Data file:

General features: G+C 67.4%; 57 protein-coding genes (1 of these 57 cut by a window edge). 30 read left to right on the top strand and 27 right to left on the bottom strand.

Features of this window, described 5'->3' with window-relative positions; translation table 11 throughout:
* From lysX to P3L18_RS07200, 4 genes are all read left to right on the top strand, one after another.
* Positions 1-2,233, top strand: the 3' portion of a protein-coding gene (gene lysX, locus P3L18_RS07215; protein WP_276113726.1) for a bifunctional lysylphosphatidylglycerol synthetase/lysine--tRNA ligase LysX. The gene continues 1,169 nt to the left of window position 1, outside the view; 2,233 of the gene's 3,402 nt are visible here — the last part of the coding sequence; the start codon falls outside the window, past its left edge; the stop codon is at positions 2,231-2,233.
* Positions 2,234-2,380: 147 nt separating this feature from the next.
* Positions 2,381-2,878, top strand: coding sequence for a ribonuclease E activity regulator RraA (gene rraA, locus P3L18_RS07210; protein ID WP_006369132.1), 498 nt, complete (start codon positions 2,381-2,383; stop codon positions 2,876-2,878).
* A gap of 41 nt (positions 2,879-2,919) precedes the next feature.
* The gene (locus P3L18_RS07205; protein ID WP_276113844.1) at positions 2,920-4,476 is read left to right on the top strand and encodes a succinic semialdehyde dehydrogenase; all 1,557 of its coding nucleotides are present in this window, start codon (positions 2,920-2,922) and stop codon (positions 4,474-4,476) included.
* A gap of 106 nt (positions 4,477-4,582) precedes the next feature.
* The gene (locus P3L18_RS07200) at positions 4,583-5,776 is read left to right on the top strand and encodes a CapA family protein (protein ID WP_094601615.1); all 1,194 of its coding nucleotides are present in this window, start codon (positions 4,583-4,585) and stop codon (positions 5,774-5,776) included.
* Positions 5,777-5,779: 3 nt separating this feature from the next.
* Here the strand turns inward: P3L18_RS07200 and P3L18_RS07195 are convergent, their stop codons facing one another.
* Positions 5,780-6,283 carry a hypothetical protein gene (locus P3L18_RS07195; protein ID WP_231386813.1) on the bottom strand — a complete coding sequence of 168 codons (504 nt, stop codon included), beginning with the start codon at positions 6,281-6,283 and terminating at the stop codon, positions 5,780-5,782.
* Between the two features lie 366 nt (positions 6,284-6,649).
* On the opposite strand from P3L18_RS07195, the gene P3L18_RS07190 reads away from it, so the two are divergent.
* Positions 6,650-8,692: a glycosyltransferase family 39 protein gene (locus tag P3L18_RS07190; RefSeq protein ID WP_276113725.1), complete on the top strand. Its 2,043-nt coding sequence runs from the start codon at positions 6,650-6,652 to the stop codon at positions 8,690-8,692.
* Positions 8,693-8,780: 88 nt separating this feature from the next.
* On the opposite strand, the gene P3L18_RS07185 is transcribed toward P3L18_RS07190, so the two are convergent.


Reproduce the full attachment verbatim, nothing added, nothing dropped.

General features: G+C 67.4%; 57 protein-coding genes (1 of these 57 cut by a window edge). 30 read left to right on the top strand and 27 right to left on the bottom strand.

Features of this window, described 5'->3' with window-relative positions; translation table 11 throughout:
* From lysX to P3L18_RS07200, 4 genes are all read left to right on the top strand, one after another.
* Positions 1-2,233, top strand: the 3' portion of a protein-coding gene (gene lysX, locus P3L18_RS07215; protein WP_276113726.1) for a bifunctional lysylphosphatidylglycerol synthetase/lysine--tRNA ligase LysX. The gene continues 1,169 nt to the left of window position 1, outside the view; 2,233 of the gene's 3,402 nt are visible here — the last part of the coding sequence; the start codon falls outside the window, past its left edge; the stop codon is at positions 2,231-2,233.
* Positions 2,234-2,380: 147 nt separating this feature from the next.
* Positions 2,381-2,878, top strand: coding sequence for a ribonuclease E activity regulator RraA (gene rraA, locus P3L18_RS07210; protein ID WP_006369132.1), 498 nt, complete (start codon positions 2,381-2,383; stop codon positions 2,876-2,878).
* A gap of 41 nt (positions 2,879-2,919) precedes the next feature.
* The gene (locus P3L18_RS07205; protein ID WP_276113844.1) at positions 2,920-4,476 is read left to right on the top strand and encodes a succinic semialdehyde dehydrogenase; all 1,557 of its coding nucleotides are present in this window, start codon (positions 2,920-2,922) and stop codon (positions 4,474-4,476) included.
* A gap of 106 nt (positions 4,477-4,582) precedes the next feature.
* The gene (locus P3L18_RS07200) at positions 4,583-5,776 is read left to right on the top strand and encodes a CapA family protein (protein ID WP_094601615.1); all 1,194 of its coding nucleotides are present in this window, start codon (positions 4,583-4,585) and stop codon (positions 5,774-5,776) included.
* Positions 5,777-5,779: 3 nt separating this feature from the next.
* Here the strand turns inward: P3L18_RS07200 and P3L18_RS07195 are convergent, their stop codons facing one another.
* Positions 5,780-6,283 carry a hypothetical protein gene (locus P3L18_RS07195; protein ID WP_231386813.1) on the bottom strand — a complete coding sequence of 168 codons (504 nt, stop codon included), beginning with the start codon at positions 6,281-6,283 and terminating at the stop codon, positions 5,780-5,782.
* Between the two features lie 366 nt (positions 6,284-6,649).
* On the opposite strand from P3L18_RS07195, the gene P3L18_RS07190 reads away from it, so the two are divergent.
* Positions 6,650-8,692: a glycosyltransferase family 39 protein gene (locus tag P3L18_RS07190; RefSeq protein ID WP_276113725.1), complete on the top strand. Its 2,043-nt coding sequence runs from the start codon at positions 6,650-6,652 to the stop codon at positions 8,690-8,692.
* Positions 8,693-8,780: 88 nt separating this feature from the next.
* On the opposite strand, the gene P3L18_RS07185 is transcribed toward P3L18_RS07190, so the two are convergent.